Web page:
Per the agreement between Notre Dame and the ACC, which began in 2014, the Irish face five ACC opponents each year. With 14 ACC football schools, Notre Dame faces each one about once every three years.

Only two dates were announced among the decade-plus-away games. The Irish will play at Clemson on Labor Day, 2031, and at Virginia Tech on Labor Day, 2036.

Just typing the year 2036 in a factual sentence feels odd. This is obviously an inane exercise. Nonetheless, should you be curious who your eight-year-old might see in his or her four years of college, should he or she be so fortunate as to gain admittance to Notre Dame, the breakdown: (more…)

Notre Dame will look to Wimbush’s poise more than his talent

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There has been plenty of talk of Brandon Wimbush’s physical skills, this space included. Taking off on a 58-yard touchdown run in your first action as a freshman will do that.

Leading the Notre Dame offense will require more than a strong arm, accurate passing and quick feet. The rising junior quarterback will need to both learn offensive coordinator Chip Long’s offense and also be able to convey its intricacies to his teammates. Wimbush will need to endure mistakes and enjoy successes with equal steadiness. He will need to handle criticism and deflect praise.

These abstract concepts are, obviously enough, often the most difficult for 20- and 21-year-olds to grasp. Per his coaches, Wimbush has not struggled like that.

“Where I’ve been most impressed with him is he listens very well,” Irish coach Brian Kelly said after days before the spring finale. “He’s a guy that will listen, make the appropriate adjustments and come back and go to work on what you have instructed him.

“The second thing is his presence. He runs that offense like he’s been running it for a few years. There’s no panic, there’s a calmness, there’s an organization to it.”

Perhaps claiming Wimbush leads the huddle in a new system like he has been doing it for years is a bit of a leap, a touch of exaggeration. But Long sees the qualities to make that embellishment a reality.

“The best thing about Brandon is he’s never too high or never too low,” Long said the day before the Blue-Gold Game. “That’s what you want with your quarterbacks. … He just needs to go out there and operate the offense. I don’t want to have any more added pressure on his shoulders.”

Wimbush managed 22-of-32 passing for 303 yards in the intrasquad scrimmage, yet the first-team offense generally struggled to finish drives or impose its will on a defense also learning a new scheme. To Kelly, that imperfect performance yielded encouragement on its own right.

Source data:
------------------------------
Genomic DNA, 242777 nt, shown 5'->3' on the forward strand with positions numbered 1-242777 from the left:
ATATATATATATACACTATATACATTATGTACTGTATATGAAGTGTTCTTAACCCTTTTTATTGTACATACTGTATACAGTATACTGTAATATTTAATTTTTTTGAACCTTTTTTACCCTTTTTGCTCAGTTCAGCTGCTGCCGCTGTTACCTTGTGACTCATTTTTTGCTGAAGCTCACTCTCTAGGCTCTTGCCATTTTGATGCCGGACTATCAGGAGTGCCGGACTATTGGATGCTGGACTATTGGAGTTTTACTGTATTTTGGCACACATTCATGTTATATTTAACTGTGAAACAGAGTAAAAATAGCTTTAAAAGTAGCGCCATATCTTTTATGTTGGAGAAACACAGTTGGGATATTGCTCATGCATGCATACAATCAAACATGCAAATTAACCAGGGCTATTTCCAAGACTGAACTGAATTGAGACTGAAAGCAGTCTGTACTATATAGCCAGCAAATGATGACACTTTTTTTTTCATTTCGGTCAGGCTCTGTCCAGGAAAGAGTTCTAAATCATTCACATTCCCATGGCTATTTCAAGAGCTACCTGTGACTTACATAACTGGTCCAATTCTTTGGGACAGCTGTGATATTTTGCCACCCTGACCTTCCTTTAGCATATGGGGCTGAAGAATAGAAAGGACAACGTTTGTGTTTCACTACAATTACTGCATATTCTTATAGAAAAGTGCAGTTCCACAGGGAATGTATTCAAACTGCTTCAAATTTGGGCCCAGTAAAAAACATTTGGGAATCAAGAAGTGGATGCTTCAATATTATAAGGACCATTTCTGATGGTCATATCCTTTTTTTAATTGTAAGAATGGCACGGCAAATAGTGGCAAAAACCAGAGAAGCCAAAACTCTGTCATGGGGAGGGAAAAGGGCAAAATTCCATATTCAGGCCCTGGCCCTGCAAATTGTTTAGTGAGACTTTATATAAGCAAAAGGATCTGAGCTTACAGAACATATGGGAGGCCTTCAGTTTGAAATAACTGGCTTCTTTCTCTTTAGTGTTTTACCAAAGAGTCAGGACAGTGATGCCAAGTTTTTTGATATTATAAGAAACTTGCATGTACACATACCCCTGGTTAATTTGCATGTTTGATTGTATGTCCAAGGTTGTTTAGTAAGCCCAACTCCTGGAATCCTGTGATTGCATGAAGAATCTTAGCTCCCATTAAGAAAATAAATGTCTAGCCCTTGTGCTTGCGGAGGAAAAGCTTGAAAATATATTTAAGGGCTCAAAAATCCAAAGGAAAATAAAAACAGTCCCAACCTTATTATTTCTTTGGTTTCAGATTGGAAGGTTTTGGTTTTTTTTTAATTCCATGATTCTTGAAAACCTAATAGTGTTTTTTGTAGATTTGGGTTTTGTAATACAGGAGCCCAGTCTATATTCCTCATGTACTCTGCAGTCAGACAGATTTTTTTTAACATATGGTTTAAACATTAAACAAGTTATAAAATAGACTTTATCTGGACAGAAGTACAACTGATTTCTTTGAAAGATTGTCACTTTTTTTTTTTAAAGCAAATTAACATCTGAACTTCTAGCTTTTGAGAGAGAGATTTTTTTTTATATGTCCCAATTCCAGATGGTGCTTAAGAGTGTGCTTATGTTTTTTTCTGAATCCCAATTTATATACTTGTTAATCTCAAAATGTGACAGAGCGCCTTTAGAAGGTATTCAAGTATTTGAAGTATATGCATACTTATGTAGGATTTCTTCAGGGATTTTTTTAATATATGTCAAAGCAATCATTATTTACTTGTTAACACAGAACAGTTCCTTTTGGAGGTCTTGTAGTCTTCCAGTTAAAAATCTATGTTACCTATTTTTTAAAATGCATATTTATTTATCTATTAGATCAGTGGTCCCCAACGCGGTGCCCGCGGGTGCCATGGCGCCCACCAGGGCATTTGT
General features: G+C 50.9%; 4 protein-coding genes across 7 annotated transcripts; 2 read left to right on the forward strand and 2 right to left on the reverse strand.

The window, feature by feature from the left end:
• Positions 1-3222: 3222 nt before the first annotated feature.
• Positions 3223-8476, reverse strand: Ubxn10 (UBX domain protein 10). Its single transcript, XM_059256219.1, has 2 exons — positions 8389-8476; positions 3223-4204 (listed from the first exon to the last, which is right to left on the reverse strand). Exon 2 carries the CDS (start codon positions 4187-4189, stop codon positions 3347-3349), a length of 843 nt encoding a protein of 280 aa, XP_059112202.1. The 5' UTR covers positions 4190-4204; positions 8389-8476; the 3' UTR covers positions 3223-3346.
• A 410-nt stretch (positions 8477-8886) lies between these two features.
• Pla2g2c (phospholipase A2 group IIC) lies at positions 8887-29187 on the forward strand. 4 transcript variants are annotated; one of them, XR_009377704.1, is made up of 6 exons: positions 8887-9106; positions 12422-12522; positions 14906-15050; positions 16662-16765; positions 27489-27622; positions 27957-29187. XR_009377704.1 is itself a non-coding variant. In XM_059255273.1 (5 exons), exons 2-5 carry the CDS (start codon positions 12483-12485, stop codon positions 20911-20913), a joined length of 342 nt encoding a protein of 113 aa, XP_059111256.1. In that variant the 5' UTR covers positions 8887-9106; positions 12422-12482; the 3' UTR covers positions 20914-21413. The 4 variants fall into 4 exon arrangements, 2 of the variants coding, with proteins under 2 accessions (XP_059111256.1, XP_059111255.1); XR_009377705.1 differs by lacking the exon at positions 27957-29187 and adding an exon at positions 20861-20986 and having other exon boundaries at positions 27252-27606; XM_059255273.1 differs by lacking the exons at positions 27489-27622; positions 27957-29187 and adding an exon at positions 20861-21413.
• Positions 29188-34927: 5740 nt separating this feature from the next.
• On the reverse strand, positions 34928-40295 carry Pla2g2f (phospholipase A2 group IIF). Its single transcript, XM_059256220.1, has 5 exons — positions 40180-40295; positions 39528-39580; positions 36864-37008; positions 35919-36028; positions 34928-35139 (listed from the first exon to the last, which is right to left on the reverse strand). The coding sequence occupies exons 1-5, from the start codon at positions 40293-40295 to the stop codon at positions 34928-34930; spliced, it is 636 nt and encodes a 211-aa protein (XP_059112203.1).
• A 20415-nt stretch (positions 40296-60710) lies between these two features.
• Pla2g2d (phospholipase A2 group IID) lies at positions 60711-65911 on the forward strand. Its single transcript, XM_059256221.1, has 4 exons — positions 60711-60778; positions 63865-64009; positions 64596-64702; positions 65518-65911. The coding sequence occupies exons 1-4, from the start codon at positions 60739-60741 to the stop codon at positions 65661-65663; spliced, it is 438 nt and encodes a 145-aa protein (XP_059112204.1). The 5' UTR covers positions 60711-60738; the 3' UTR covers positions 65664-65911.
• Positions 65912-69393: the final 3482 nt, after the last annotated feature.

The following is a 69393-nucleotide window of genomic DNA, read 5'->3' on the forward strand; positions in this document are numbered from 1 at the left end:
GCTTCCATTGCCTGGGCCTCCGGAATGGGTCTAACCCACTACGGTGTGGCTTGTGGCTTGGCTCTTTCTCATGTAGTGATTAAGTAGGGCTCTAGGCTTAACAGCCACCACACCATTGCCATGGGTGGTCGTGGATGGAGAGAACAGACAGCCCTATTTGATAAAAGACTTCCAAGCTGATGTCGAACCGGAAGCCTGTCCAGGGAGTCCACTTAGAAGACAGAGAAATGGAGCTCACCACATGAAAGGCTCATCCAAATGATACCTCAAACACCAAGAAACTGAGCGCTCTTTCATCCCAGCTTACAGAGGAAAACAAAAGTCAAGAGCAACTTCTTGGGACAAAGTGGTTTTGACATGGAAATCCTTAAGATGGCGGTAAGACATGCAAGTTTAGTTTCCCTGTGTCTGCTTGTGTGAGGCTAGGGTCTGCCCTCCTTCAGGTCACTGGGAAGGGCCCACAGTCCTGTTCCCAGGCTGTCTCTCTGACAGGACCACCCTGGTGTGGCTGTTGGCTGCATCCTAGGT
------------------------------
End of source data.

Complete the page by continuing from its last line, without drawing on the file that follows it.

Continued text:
“I loved everything that happened to him today,” Kelly said. “It’s how you take it, right? He’s just wide-eyed, listening, paying attention and just totally committed to the process of getting better.”

Not that there is any indication otherwise—aside from the natural tendencies of most 20- and 21-year-olds, that is—but Notre Dame fans should hope Wimbush is already deflecting those praises, lest they get to his head before the real action against Temple in 115 days.

RELATED READING: Where Notre Dame was & is: Quarterbacks
Notre Dame QBs appreciate Rees’ teaching, experience
Book ready for Notre Dame, even if not needed in ’17
A spring perspective: Wimbush and his Offensive Line

Book ready for Notre Dame, even if not needed in ’17

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It is the most popular position in sports. Frankly, its return on investment might be the highest, too. As Notre Dame’s backup quarterback in 2017, rising sophomore Ian Book may often hear hypotheticals singing his praises. If junior Brandon Wimbush stays healthy, though, Book’s merits will remain largely unknowns for anyone not privy to Irish practices.

Nonetheless, Book feels he could start. Following his performance in the Blue-Gold Game (18-of-25 passing for 271 yards and a touchdown), such confidence could be considered understandable.

“Obviously I think I can be the starter,” Book said that day. “Brandon’s a great player. Today he did really well. If something were to happen and it’s the next man in, I would be able to do a good job.”

RELATED READING: What we learned: Book stars in Notre Dame’s spring finale

By no means does Irish coach Brian Kelly hope to prove Book can do that good job in 2017. Wimbush is slated to be the starter and there will be no quarterback controversy this summer. But having confidence in his backup will save Kelly much fret this summer.

“Having that No. 2, and seeing him perform the way he has this spring, for me, has been one of the big stories,” Kelly said. “Ian has done this all spring.”

Book needs to keep doing it, and he knows as much. Notre Dame quarterbacks coach Tom Rees praised Book’s progress this spring before quickly pointing to an area of needed improvement. Naturally, it’s an area most college quarterbacks need to improve on. Just this spring it has been a topic of conversation regarding both Wimbush and last year’s Irish starter, DeShone Kizer. Footwork.

RELATED READING: Notre Dame QBs appreciate Rees’ teaching, experience